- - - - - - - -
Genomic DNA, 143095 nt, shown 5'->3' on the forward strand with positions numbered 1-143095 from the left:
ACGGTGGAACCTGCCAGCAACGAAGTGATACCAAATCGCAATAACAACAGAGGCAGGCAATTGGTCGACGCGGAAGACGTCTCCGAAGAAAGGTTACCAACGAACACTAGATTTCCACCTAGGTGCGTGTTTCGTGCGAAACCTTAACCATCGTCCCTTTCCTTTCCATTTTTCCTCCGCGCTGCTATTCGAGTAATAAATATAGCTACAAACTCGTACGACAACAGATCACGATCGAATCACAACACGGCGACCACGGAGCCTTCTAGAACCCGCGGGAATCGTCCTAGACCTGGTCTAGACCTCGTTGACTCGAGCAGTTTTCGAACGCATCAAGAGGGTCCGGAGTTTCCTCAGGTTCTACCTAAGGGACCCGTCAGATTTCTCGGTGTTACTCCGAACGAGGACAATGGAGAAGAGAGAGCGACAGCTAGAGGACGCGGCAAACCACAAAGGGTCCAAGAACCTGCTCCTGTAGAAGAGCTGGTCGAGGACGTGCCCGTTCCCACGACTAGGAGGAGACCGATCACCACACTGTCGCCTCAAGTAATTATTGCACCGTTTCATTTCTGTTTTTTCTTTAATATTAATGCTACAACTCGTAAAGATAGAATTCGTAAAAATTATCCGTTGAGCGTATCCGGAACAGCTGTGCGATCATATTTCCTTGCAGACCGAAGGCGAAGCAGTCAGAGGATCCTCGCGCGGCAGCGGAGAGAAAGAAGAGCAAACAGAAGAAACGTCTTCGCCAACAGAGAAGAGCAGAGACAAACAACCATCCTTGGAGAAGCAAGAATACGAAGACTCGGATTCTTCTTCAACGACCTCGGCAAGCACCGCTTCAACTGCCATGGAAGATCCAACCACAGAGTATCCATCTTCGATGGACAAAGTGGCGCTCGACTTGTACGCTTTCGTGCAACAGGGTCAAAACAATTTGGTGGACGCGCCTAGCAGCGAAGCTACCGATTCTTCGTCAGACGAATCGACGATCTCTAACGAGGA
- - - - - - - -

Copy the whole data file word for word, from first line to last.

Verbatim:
Genomic DNA, 143095 nt, shown 5'->3' on the forward strand with positions numbered 1-143095 from the left:
ACGGTGGAACCTGCCAGCAACGAAGTGATACCAAATCGCAATAACAACAGAGGCAGGCAATTGGTCGACGCGGAAGACGTCTCCGAAGAAAGGTTACCAACGAACACTAGATTTCCACCTAGGTGCGTGTTTCGTGCGAAACCTTAACCATCGTCCCTTTCCTTTCCATTTTTCCTCCGCGCTGCTATTCGAGTAATAAATATAGCTACAAACTCGTACGACAACAGATCACGATCGAATCACAACACGGCGACCACGGAGCCTTCTAGAACCCGCGGGAATCGTCCTAGACCTGGTCTAGACCTCGTTGACTCGAGCAGTTTTCGAACGCATCAAGAGGGTCCGGAGTTTCCTCAGGTTCTACCTAAGGGACCCGTCAGATTTCTCGGTGTTACTCCGAACGAGGACAATGGAGAAGAGAGAGCGACAGCTAGAGGACGCGGCAAACCACAAAGGGTCCAAGAACCTGCTCCTGTAGAAGAGCTGGTCGAGGACGTGCCCGTTCCCACGACTAGGAGGAGACCGATCACCACACTGTCGCCTCAAGTAATTATTGCACCGTTTCATTTCTGTTTTTTCTTTAATATTAATGCTACAACTCGTAAAGATAGAATTCGTAAAAATTATCCGTTGAGCGTATCCGGAACAGCTGTGCGATCATATTTCCTTGCAGACCGAAGGCGAAGCAGTCAGAGGATCCTCGCGCGGCAGCGGAGAGAAAGAAGAGCAAACAGAAGAAACGTCTTCGCCAACAGAGAAGAGCAGAGACAAACAACCATCCTTGGAGAAGCAAGAATACGAAGACTCGGATTCTTCTTCAACGACCTCGGCAAGCACCGCTTCAACTGCCATGGAAGATCCAACCACAGAGTATCCATCTTCGATGGACAAAGTGGCGCTCGACTTGTACGCTTTCGTGCAACAGGGTCAAAACAATTTGGTGGACGCGCCTAGCAGCGAAGCTACCGATTCTTCGTCAGACGAATCGACGATCTCTAACGAGGA